10 thoughts on #greece and #grexit
- If you have no external pressure valve to help with adjustment to differentials in unit labour costs, then the pressure builds up internally – rising unemployment and relatedly rising debts.
- The previous boom was due to artificially low ‘one-size-fits-all’ interest rates and not much more. The readjustment in GDP is asymmetric – the downside is much worse. So more debt is raised to prop up the most debt-ridden counties and loans are made to prop up previous loans.
- Since when has borrowing (and being forced to borrow) exponentially more debt been a good way to reduce debt?
- The Euro is the best example in financial history of the ‘Sunk Cost Fallacy.’ Keep throwing good money after bad, however bad the initial proposition, in this case the Euro.
We are well beyond the knee, and even the waist, in the ‘Big Muddy.’
- The Bundesbank made it very clear in the 1990s to anyone who wanted to listen – certainly not Chancellor Kohl who subsequently sat on them – that the best chance for success in a European Monetary Union required a small number of core economies very close in nature and operation to that of Germany. Most European politicians, bureaucrats and economists went along with Kohl and the desire for ‘ever closer union.’
- A particularly brave and brilliant economist, Bernard Connolly, who worked for the European Commission was fired in 1995 for disagreeing with the conventional wisdom that the Euro was a good idea. His book ‘The Rotten Heart of Europe’ explained exactly why the euro would be a disaster.
- More than 70 countries and territories have quit currency unions since 1945 and yet only a small minority, according to Adam Slater, have then suffered large losses in output. Most of these, such as in the former Yugoslavia, can be explained by other shocks like civil war. http://www.bloomberg.com/news/articles/2015-05-11/the-lessons-for-greece-s-economy-from-70-currency-union-breakups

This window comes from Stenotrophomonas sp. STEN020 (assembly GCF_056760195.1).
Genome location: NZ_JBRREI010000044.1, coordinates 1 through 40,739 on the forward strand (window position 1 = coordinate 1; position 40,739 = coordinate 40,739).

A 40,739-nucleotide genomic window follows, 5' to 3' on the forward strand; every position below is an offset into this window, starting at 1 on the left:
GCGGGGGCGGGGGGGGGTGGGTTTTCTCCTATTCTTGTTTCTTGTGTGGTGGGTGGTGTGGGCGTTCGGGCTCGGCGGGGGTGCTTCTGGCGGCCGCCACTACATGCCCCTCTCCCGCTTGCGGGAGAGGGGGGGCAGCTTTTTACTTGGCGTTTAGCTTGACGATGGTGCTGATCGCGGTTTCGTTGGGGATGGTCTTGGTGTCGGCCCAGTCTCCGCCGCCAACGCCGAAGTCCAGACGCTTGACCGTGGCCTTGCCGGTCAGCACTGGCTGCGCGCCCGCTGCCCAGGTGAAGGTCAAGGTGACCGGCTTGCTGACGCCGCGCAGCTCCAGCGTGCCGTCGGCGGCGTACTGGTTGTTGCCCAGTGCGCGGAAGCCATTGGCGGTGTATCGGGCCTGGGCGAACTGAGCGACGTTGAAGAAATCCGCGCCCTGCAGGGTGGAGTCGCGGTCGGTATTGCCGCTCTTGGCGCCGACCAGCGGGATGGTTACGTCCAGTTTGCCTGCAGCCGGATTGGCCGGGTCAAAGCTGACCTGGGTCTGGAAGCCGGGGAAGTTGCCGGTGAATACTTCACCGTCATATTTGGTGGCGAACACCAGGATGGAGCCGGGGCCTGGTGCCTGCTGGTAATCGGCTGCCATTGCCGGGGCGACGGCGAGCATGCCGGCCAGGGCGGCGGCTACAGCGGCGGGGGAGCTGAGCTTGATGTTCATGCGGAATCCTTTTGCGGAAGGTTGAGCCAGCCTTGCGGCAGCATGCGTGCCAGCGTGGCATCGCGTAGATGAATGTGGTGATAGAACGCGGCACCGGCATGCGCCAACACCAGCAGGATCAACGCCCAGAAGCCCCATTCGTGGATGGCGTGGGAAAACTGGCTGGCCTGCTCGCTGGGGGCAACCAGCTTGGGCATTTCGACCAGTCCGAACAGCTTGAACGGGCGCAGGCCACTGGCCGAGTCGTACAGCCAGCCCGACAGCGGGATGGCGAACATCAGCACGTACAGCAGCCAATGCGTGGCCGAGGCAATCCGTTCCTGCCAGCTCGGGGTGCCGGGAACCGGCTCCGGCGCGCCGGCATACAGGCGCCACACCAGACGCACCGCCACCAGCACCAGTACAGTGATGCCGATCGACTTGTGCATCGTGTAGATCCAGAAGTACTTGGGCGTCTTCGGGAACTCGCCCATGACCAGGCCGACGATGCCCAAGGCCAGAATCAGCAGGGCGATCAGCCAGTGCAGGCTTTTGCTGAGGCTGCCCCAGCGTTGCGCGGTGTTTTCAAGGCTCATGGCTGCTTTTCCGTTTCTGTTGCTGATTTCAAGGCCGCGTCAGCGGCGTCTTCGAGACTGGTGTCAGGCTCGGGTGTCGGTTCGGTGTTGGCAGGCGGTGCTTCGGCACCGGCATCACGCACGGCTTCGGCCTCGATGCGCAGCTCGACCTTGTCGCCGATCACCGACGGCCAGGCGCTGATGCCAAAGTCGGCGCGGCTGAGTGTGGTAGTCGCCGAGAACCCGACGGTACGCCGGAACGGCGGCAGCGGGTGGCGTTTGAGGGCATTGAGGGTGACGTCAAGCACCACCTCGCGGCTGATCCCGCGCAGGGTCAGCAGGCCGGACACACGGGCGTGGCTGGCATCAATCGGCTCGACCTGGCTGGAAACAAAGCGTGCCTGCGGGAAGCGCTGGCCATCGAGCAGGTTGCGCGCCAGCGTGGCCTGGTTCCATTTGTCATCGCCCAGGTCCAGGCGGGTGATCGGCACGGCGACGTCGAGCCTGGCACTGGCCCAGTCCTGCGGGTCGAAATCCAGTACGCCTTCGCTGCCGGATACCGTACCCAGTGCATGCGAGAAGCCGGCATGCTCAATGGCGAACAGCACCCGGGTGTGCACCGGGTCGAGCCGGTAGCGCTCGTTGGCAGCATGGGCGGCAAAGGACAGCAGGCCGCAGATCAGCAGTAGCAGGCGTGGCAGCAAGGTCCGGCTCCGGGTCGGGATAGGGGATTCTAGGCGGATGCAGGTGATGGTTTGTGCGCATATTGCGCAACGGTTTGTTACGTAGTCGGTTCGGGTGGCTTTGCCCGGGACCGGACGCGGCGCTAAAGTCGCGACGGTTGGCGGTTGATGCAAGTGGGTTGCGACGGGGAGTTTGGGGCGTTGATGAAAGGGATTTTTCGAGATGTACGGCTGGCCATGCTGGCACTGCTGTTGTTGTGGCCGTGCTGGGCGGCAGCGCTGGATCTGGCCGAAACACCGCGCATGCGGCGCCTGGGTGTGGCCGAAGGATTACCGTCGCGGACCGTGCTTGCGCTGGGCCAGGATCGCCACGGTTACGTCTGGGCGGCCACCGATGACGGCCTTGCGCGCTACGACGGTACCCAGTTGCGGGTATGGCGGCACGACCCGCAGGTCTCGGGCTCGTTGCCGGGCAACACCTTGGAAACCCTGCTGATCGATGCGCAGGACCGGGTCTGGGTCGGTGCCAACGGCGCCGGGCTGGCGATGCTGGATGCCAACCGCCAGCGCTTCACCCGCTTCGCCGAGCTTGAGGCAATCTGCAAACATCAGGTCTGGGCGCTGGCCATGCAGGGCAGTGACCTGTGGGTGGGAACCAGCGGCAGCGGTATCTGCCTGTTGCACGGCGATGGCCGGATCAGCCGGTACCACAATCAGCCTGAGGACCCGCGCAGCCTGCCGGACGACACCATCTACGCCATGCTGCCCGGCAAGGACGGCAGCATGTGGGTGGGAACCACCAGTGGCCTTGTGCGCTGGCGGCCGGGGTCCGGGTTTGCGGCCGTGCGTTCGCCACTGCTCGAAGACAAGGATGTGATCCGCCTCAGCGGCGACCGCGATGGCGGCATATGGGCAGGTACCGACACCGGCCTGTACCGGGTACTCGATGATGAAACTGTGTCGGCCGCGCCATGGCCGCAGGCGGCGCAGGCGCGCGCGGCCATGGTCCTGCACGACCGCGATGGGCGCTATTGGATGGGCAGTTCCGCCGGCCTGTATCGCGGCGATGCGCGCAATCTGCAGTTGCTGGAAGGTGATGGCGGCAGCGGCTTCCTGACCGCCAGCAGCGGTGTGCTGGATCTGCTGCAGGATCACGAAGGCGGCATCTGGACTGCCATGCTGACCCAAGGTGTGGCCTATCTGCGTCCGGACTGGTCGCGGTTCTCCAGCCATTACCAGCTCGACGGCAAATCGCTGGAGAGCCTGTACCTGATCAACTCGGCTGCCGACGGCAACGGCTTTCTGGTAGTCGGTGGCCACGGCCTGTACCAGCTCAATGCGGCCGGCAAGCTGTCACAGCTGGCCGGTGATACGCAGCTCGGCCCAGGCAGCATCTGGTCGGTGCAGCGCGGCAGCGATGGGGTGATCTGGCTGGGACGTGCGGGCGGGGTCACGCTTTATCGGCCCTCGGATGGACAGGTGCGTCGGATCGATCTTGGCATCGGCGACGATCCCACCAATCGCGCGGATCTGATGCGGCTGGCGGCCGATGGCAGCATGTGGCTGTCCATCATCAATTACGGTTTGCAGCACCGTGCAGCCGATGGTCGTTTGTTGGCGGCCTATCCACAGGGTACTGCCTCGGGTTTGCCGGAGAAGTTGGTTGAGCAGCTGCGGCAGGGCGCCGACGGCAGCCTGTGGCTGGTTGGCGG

- Perhaps the prospect of Greece leaving the euro frightens European politicians most of all, NOT because of the debt default, but because after the initial shock to the Greek economy (and the short term could be nasty), the country starts to recover quickly. A cheap currency and the best valued assets on the continent could make it an extraordinarily attractive place in which to invest – business and tourism could thrive. How would Italy, Spain and Portugal feel about that?
- As I write this, I have just turned over from the news channels to catch an old concert by the Who playing “Won’t Get Fooled Again.””We’ll be fighting in the streets
With our children at our feet
And the morals that they worship will be gone
And the men who spurred us on
Sit in judgement of all wrong
They decide and the shotgun sings the song
I’ll tip my hat to the new constitution
Take a bow for the new revolution
Smile and grin at the change all around
Pick up my guitar and play
Just like yesterday
Then I’ll get on my knees and pray
We don’t get fooled again…”
- Greece’s historical contribution to civilisation has been as much, if not more, than most countries. Architecture, democracy (‘people power’), drama, the Hippocratic oath, the Olympics, oratory, theatre, philosophy, Pythagorus – the list goes on. Perhaps she is about to teach us another lesson?